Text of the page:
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Intro to the six basic audio measurements - Part 1

Posted: 04 Dec 2007 ?? ?Print Version ?Bookmark and Share

Keywords:FFT analysis? basic audio measurements? DUT? DSP?

By David Mathew
Audio Precision

Much audio testing is concerned with a small number of performance benchmarks, which we call the Big Six measurements: Level, frequency response, THD+N, Phase, Crosstalk and SNR.

We'll start out by looking at what testing is required for different audio devices, and we'll choose a device to test and a signal path. Then we'll discuss basic setup considerations. Then we'll look at each of the six measurements in detail and make each of the measurements using analyzer reading meters and one frequency sweep.

For simplicity, we'll make all the measurements in the analog domain, and we'll test a common audio device. The concepts and approaches shown here can be extended to the digital domain, to cross-domain measurements and to other types of audio equipment.

While these basic approaches will often be all that is required, understanding their principals will provide an excellent framework for working with faster and more informative techniques such as FFT analysis, multitone testing and the continuous sweep (log chirp) method used in the APx Series of analyzers.

DUT and signal path
The equipment you want to test may be a receiver for a home theater, an audio power amplifier or a DVD player, or one of hundreds of other devices that require audio testing.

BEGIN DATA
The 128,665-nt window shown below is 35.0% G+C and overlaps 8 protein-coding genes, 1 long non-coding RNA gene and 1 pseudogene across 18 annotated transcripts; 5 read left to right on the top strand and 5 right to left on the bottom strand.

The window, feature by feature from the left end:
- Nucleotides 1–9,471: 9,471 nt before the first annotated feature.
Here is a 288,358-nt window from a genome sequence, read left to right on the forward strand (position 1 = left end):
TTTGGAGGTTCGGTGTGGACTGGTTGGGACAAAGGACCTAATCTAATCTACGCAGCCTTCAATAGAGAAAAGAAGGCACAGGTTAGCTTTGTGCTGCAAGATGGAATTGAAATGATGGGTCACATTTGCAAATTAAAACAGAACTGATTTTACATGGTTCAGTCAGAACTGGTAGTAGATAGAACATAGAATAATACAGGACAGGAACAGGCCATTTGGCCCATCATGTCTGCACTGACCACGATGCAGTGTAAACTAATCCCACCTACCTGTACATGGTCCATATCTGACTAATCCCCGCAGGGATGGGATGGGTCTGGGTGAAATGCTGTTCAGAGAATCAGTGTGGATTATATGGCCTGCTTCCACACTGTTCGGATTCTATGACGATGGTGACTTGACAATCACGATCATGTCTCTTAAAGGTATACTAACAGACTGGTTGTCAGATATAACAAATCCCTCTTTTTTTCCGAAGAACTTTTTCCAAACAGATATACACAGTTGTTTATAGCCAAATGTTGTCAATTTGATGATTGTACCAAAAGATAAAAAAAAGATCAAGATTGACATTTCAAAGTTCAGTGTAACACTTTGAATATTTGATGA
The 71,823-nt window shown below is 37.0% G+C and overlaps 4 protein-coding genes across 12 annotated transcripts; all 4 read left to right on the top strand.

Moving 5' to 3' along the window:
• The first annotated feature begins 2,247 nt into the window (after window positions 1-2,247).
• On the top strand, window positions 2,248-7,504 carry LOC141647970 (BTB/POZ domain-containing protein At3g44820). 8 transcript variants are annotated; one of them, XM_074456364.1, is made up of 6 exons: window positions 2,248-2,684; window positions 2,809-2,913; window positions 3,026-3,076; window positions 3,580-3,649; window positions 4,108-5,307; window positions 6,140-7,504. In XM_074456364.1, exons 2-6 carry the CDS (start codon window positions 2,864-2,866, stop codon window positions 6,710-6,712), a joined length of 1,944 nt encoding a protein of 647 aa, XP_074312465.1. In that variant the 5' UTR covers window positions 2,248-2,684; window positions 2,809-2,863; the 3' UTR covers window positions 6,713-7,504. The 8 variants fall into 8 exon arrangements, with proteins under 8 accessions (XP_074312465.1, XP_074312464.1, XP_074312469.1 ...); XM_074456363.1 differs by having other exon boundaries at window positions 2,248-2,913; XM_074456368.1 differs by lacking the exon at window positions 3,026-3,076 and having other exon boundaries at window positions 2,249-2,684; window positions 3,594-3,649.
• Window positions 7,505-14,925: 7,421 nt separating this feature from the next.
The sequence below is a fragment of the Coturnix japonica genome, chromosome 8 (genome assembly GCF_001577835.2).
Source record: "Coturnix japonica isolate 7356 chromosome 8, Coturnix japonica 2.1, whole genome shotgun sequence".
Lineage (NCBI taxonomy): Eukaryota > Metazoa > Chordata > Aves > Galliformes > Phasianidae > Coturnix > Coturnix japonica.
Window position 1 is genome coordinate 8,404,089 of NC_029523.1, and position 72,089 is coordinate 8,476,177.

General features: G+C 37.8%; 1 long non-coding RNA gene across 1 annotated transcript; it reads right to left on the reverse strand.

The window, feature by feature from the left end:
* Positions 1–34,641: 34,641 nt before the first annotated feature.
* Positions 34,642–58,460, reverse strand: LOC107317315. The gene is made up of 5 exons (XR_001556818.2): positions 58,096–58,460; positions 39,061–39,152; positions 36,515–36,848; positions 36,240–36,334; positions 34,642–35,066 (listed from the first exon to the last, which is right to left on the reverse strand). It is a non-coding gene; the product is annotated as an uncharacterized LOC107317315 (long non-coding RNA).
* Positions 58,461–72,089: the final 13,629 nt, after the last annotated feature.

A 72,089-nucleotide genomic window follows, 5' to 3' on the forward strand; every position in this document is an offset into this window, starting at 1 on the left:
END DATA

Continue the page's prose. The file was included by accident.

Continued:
DUTs ! When discussing a measurement, we refer to the equipment to be measured as the DUT.

Signal paths, connections and more ! Different DUTs may require different signal paths. Let's look at the signal paths associated with the three types of devices mentioned above. For example:

? A home theater receiver has many inputs and outputs, and you must choose which you are going to test. Both the inputs and the outputs may be analog or digital.

? An audio power amplifier has both inputs and outputs. The inputs may be analog or digital, and the output is invariably analog.

? A stand-alone DVD player has no audio inputs, only outputs. The audio outputs may be carried as analog audio or as digital audio.

For the examples in this technote, we will use a home theater receiver as a DUT. This receiver has many inputs and outputs, and we have chosen to test the path from the CD Left and Right analog inputs to the Left and Right power amplifier outputs.

In most cases, DUTs with different signal paths will be tested using very similar techniques, simply reconnecting cables or using the digital domain generator or analyzer. Playback-only devices (such as a stand-alone DVD player) require discs or other media with pre-recorded test signals and external sweep or external source measurement techniques.

Connecting the DUT to the analyzer ! Most professional, industrial and broadcast audio devices use balanced analog inputs and outputs; consumer analog equipment is typically unbalanced. Whether or not your DUT has balanced or unbalanced inputs or outputs will determine your selection of generator and analyzer connections and the type of cables you must use.

Our home theater receiver has unbalanced inputs, but its power amplifier outputs are balanced. This is not always the case, but power amplifier outputs are often balanced, even in consumer devices.